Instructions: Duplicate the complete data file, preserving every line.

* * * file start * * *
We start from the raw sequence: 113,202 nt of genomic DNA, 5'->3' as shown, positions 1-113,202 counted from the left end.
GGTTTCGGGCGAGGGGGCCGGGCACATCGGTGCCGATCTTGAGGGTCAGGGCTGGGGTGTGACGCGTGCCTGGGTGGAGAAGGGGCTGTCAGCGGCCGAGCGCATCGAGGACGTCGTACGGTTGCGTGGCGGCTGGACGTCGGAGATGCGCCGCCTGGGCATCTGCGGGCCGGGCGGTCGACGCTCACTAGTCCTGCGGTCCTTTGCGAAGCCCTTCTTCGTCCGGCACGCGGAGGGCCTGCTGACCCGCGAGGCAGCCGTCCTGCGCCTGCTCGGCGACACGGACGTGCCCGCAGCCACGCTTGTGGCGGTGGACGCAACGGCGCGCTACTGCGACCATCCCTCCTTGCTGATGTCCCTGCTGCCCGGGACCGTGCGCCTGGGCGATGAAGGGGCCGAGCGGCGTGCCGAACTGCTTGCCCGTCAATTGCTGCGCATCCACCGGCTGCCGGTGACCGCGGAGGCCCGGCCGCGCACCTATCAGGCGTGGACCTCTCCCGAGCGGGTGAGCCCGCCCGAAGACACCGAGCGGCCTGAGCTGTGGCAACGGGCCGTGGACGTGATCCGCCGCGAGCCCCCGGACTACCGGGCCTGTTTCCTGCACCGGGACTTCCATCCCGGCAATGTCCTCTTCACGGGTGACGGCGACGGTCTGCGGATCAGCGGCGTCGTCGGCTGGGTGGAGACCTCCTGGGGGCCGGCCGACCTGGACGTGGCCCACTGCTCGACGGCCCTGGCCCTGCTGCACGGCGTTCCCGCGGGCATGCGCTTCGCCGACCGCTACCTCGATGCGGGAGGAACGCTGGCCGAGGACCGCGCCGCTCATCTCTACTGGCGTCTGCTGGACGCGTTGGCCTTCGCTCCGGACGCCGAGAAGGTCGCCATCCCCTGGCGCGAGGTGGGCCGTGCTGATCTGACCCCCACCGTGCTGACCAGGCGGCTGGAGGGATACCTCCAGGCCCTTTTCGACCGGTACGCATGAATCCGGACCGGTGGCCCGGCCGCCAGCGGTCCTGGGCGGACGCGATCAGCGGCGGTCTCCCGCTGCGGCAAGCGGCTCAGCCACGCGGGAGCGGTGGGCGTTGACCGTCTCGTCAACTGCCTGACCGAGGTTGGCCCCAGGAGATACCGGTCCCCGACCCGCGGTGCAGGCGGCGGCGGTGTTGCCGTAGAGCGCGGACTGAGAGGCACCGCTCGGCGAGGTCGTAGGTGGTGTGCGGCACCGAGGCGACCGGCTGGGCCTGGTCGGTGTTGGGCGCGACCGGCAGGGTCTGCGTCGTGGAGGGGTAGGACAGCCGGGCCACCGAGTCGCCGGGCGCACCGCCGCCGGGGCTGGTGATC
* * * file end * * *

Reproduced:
We start from the raw sequence: 113,202 nt of genomic DNA, 5'->3' as shown, positions 1-113,202 counted from the left end.
GGTTTCGGGCGAGGGGGCCGGGCACATCGGTGCCGATCTTGAGGGTCAGGGCTGGGGTGTGACGCGTGCCTGGGTGGAGAAGGGGCTGTCAGCGGCCGAGCGCATCGAGGACGTCGTACGGTTGCGTGGCGGCTGGACGTCGGAGATGCGCCGCCTGGGCATCTGCGGGCCGGGCGGTCGACGCTCACTAGTCCTGCGGTCCTTTGCGAAGCCCTTCTTCGTCCGGCACGCGGAGGGCCTGCTGACCCGCGAGGCAGCCGTCCTGCGCCTGCTCGGCGACACGGACGTGCCCGCAGCCACGCTTGTGGCGGTGGACGCAACGGCGCGCTACTGCGACCATCCCTCCTTGCTGATGTCCCTGCTGCCCGGGACCGTGCGCCTGGGCGATGAAGGGGCCGAGCGGCGTGCCGAACTGCTTGCCCGTCAATTGCTGCGCATCCACCGGCTGCCGGTGACCGCGGAGGCCCGGCCGCGCACCTATCAGGCGTGGACCTCTCCCGAGCGGGTGAGCCCGCCCGAAGACACCGAGCGGCCTGAGCTGTGGCAACGGGCCGTGGACGTGATCCGCCGCGAGCCCCCGGACTACCGGGCCTGTTTCCTGCACCGGGACTTCCATCCCGGCAATGTCCTCTTCACGGGTGACGGCGACGGTCTGCGGATCAGCGGCGTCGTCGGCTGGGTGGAGACCTCCTGGGGGCCGGCCGACCTGGACGTGGCCCACTGCTCGACGGCCCTGGCCCTGCTGCACGGCGTTCCCGCGGGCATGCGCTTCGCCGACCGCTACCTCGATGCGGGAGGAACGCTGGCCGAGGACCGCGCCGCTCATCTCTACTGGCGTCTGCTGGACGCGTTGGCCTTCGCTCCGGACGCCGAGAAGGTCGCCATCCCCTGGCGCGAGGTGGGCCGTGCTGATCTGACCCCCACCGTGCTGACCAGGCGGCTGGAGGGATACCTCCAGGCCCTTTTCGACCGGTACGCATGAATCCGGACCGGTGGCCCGGCCGCCAGCGGTCCTGGGCGGACGCGATCAGCGGCGGTCTCCCGCTGCGGCAAGCGGCTCAGCCACGCGGGAGCGGTGGGCGTTGACCGTCTCGTCAACTGCCTGACCGAGGTTGGCCCCAGGAGATACCGGTCCCCGACCCGCGGTGCAGGCGGCGGCGGTGTTGCCGTAGAGCGCGGACTGAGAGGCACCGCTCGGCGAGGTCGTAGGTGGTGTGCGGCACCGAGGCGACCGGCTGGGCCTGGTCGGTGTTGGGCGCGACCGGCAGGGTCTGCGTCGTGGAGGGGTAGGACAGCCGGGCCACCGAGTCGCCGGGCGCACCGCCGCCGGGGCTGGTGATC